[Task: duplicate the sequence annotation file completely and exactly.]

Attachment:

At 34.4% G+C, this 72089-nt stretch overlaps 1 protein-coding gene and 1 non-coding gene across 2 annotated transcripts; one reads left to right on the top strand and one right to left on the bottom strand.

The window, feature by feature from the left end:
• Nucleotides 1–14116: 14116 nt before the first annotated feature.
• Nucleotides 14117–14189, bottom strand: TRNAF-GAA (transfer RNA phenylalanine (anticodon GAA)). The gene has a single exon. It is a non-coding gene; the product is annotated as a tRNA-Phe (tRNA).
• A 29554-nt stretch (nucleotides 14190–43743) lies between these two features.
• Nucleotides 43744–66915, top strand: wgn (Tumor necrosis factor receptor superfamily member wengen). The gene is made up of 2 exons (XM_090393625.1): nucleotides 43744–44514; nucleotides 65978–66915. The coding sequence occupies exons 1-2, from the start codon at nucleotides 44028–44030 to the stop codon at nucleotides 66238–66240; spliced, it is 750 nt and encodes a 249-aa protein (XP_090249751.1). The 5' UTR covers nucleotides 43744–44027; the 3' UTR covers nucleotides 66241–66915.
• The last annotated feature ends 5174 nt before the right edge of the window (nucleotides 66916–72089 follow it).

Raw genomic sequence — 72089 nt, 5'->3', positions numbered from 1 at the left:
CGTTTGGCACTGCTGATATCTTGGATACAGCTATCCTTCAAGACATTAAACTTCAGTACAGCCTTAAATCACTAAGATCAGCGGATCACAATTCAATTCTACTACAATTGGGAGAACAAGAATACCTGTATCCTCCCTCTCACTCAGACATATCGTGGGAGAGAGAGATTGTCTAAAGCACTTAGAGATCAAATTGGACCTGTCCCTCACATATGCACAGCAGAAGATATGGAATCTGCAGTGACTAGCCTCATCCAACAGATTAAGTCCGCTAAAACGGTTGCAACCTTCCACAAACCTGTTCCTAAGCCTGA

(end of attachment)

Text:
At 34.4% G+C, this 72089-nt stretch overlaps 1 protein-coding gene and 1 non-coding gene across 2 annotated transcripts; one reads left to right on the top strand and one right to left on the bottom strand.

The window, feature by feature from the left end:
• Nucleotides 1–14116: 14116 nt before the first annotated feature.
• Nucleotides 14117–14189, bottom strand: TRNAF-GAA (transfer RNA phenylalanine (anticodon GAA)). The gene has a single exon. It is a non-coding gene; the product is annotated as a tRNA-Phe (tRNA).
• A 29554-nt stretch (nucleotides 14190–43743) lies between these two features.
• Nucleotides 43744–66915, top strand: wgn (Tumor necrosis factor receptor superfamily member wengen). The gene is made up of 2 exons (XM_090393625.1): nucleotides 43744–44514; nucleotides 65978–66915. The coding sequence occupies exons 1-2, from the start codon at nucleotides 44028–44030 to the stop codon at nucleotides 66238–66240; spliced, it is 750 nt and encodes a 249-aa protein (XP_090249751.1). The 5' UTR covers nucleotides 43744–44027; the 3' UTR covers nucleotides 66241–66915.
• The last annotated feature ends 5174 nt before the right edge of the window (nucleotides 66916–72089 follow it).

Raw genomic sequence — 72089 nt, 5'->3', positions numbered from 1 at the left:
CGTTTGGCACTGCTGATATCTTGGATACAGCTATCCTTCAAGACATTAAACTTCAGTACAGCCTTAAATCACTAAGATCAGCGGATCACAATTCAATTCTACTACAATTGGGAGAACAAGAATACCTGTATCCTCCCTCTCACTCAGACATATCGTGGGAGAGAGAGATTGTCTAAAGCACTTAGAGATCAAATTGGACCTGTCCCTCACATATGCACAGCAGAAGATATGGAATCTGCAGTGACTAGCCTCATCCAACAGATTAAGTCCGCTAAAACGGTTGCAACCTTCCACAAACCTGTTCCTAAGCCTGA